Are hypercaloric and hyperproteic popsicles a good dietetic | 75639


Are hypercaloric and hyperproteic popsicles a good dietetic alternative for outpatients on chemotherapy treatment?

Author(s): Rodrigues, Mônica Gemin1; Sartori, Júlia de Oliveira2; Amaral, Denise Johnsson Campos3; Oliveira, Paola Dantas Pinheiro de4; Rabito, Estela Iraci4

Introduction: Chemotherapy is one of the cancer treatments and its adverse effects can induce taste alteration and reduction of food intake. Among the possible dietetic interventions, the offering of food supplements and higher density preparations is an alternative.

Objectives: analise the sensory characteristics of hypercaloric and hyperproteic food supplements in the shape of popsicles.

Methods: cross-sectional study, conducted with adult outpatients over 18 years, in chemotherapy treatment. Data was collected from patients' medical records, such as age, gender, diagnosis and comorbidities. The popsicle was made out of dairy, sugar and proteic protein module. Contains aproximadamente 127 kcal and 8 g of protein. The flavours offered where milk, fruit and chocolate. The sensory analysis was carried out based on a scale of 5 point for the attributes sweetness, color, flavour and residual flavour. Moreover, patients where asked regarding consumption intention and feelings.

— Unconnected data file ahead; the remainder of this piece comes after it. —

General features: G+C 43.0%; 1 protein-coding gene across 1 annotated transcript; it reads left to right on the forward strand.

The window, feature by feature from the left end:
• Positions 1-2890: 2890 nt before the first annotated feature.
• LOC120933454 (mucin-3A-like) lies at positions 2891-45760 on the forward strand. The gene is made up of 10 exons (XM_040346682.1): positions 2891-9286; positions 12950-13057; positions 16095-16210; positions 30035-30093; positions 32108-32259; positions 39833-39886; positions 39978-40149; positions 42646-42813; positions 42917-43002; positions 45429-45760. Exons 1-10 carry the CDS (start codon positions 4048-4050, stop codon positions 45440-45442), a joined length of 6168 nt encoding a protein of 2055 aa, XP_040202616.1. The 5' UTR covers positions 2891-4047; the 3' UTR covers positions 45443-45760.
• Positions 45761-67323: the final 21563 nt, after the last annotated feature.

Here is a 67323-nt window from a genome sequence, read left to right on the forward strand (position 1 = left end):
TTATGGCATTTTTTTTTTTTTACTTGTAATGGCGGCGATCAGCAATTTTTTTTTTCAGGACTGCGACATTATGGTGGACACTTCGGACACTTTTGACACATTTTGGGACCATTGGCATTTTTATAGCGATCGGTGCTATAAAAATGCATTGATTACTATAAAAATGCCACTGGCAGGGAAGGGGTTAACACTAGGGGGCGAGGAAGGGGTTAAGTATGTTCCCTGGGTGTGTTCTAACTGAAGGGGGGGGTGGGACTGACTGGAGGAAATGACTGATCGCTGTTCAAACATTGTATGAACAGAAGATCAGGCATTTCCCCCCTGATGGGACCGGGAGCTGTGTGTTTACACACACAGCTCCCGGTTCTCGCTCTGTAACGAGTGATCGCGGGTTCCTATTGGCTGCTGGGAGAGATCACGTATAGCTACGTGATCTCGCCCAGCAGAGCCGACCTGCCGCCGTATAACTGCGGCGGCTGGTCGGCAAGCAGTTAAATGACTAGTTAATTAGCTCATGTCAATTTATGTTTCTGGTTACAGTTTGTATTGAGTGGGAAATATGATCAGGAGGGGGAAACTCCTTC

Results: 33 outpatients from 33 to 76 years of age where evalued, with a prevalence of women (60%), diagnosed with hematological cancer or tumors. The most present diagnosis where leukemia, lymphoma, breast and prostate cancer. Regarding sensory analysis, the popsicles where well accepted by most of the patients. About 97% evaluated as “liked a lot” or “liked slightly”. Most of participants (84%) reported that they would consume “frequently” or “always” and 94% reported feeling satisfied while tasting the popsicle. In the open question, all of the patients described positive feelings related to the popsicles (felt well, happy).

Conclusion: considering the good results on the sensory analysis, the popsicles may contribute in the improvement of energy and protein intake.

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Clinical Nutrition and Hospital Dietetics received 2439 citations as per google scholar report

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Journal Highlights
  • Blood Glucose
  • Dietary Supplements
  • Cholesterol, Dehydration
  • Digestion
  • Electrolytes
  • Clinical Nutrition Studies
  • energy balance
  • Diet quality
  • Clinical Nutrition and Hospital Dietetics